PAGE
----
Paul L. Caron, from the Pepperdine University School of Law, writes about Kenneth Scheve’s new book, Taxing the Rich: A History of Fiscal Fairness in the U.S. and Europe in a recent blog post. The post begins as follows:

In today’s social climate of acknowledged and growing inequality, why are there not greater efforts to tax the rich? In this wide-ranging and provocative book, Kenneth Scheve and David Stasavage ask when and why countries tax their wealthiest citizens—and their answers may surprise you.

Taxing the Rich draws on unparalleled evidence from twenty countries over the last two centuries to provide the broadest and most in-depth history of progressive taxation available. Scheve and Stasavage explore the intellectual and political debates surrounding the taxation of the wealthy while also providing the most detailed examination to date of when taxes have been levied against the rich and when they haven’t. Fairness in debates about taxing the rich has depended on different views of what it means to treat people as equals and whether taxing the rich advances or undermines this norm.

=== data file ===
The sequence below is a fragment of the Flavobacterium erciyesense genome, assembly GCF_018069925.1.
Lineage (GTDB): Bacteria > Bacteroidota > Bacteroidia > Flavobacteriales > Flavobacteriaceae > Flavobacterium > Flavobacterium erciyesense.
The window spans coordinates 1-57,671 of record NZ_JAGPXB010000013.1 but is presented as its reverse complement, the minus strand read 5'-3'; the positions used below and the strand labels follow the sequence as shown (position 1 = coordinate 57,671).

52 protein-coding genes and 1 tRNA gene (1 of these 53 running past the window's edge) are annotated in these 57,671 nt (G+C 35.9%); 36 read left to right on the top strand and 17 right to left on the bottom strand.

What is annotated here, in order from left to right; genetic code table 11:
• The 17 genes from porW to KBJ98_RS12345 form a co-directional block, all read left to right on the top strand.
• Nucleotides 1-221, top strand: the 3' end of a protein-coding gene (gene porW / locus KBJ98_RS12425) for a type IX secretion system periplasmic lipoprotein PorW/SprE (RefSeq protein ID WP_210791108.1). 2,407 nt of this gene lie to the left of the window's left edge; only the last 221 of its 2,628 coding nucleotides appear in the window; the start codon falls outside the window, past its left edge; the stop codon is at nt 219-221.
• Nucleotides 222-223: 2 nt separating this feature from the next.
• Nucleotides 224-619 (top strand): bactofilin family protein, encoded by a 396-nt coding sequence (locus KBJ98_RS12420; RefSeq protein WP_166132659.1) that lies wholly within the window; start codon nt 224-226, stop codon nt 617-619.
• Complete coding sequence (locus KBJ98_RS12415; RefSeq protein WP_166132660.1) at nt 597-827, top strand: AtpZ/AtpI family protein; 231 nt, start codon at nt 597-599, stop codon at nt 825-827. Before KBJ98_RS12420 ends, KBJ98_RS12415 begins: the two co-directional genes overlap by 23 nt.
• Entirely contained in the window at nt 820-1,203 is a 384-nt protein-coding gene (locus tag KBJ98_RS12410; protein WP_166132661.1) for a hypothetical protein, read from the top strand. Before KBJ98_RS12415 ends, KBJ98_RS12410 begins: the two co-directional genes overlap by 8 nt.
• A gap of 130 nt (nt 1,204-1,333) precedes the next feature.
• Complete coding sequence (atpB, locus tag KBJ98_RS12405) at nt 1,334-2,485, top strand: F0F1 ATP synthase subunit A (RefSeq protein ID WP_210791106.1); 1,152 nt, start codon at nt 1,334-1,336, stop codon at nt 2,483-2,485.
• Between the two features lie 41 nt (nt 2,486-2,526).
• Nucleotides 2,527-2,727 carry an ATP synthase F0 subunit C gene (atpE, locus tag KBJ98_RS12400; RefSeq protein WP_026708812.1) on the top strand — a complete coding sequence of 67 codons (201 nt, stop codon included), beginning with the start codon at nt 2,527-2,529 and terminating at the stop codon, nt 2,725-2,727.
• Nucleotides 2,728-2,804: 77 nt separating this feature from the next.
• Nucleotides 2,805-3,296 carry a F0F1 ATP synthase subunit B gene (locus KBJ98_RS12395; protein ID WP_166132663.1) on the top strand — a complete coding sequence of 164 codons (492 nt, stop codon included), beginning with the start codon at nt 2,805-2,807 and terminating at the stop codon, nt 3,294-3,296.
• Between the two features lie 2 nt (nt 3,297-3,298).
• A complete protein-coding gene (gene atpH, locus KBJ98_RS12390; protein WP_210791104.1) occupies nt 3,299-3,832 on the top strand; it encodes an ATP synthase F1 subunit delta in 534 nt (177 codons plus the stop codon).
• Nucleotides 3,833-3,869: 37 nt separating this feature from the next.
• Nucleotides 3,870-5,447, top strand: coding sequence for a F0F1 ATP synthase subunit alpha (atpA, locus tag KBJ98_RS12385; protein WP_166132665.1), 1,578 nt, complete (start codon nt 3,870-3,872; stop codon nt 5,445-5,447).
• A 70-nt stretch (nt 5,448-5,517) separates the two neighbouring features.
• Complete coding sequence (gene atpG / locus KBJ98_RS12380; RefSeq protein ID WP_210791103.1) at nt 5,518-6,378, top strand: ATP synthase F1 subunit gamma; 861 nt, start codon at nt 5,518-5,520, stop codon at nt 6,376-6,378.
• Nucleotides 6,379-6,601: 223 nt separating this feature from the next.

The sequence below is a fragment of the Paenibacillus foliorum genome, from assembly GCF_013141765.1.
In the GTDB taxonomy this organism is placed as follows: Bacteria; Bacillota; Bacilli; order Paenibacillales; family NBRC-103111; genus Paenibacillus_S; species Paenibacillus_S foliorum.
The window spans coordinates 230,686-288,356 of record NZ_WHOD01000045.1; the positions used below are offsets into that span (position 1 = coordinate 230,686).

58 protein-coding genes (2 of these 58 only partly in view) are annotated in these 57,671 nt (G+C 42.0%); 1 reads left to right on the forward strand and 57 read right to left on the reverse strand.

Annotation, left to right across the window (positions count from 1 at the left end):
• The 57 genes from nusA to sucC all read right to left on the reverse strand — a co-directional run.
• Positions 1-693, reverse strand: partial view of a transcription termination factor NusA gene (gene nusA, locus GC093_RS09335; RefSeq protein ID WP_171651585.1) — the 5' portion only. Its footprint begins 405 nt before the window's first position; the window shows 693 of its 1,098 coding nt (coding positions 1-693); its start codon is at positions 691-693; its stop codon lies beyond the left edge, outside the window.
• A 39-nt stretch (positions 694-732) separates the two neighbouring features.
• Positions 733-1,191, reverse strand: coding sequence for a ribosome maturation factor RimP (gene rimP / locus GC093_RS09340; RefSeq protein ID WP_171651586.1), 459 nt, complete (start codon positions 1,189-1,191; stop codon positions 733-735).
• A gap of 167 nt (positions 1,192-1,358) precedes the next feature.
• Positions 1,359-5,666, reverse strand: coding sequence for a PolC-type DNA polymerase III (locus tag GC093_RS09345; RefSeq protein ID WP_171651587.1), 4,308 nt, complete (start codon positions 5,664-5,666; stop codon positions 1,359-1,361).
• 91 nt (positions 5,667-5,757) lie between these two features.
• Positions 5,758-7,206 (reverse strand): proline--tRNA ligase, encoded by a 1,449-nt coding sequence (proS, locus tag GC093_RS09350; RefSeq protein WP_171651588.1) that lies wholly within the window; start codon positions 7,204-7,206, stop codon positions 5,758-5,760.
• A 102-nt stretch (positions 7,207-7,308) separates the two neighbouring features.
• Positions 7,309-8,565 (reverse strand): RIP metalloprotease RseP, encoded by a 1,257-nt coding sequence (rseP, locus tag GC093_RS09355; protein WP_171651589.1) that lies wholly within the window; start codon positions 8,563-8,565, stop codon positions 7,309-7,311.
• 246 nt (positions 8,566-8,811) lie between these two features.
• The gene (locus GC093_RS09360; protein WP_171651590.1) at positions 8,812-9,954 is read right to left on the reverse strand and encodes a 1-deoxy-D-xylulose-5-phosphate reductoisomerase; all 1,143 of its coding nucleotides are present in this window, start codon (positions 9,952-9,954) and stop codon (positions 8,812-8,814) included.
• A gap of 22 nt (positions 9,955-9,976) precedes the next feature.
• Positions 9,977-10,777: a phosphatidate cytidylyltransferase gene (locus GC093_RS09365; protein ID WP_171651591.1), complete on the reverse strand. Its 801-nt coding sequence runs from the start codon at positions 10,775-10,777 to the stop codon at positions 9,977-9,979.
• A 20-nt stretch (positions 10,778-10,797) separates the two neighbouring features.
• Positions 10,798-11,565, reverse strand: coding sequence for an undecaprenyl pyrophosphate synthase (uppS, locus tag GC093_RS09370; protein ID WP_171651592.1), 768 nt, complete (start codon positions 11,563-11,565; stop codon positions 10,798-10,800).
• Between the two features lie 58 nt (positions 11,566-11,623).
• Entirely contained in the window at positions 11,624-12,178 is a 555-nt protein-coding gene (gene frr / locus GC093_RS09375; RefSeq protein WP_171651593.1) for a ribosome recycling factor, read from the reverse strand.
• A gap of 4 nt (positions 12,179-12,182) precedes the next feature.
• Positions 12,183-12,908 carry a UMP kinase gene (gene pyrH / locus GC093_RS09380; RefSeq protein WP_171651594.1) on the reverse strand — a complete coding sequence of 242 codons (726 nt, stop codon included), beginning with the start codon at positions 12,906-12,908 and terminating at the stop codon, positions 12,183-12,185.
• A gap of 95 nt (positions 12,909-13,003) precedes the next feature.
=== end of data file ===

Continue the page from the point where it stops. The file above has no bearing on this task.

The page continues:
Click here to read the entire article and to learn more about Scheve’s new book.

Posted by Logan Davis, Associate Editor, Wealth Strategies Journal.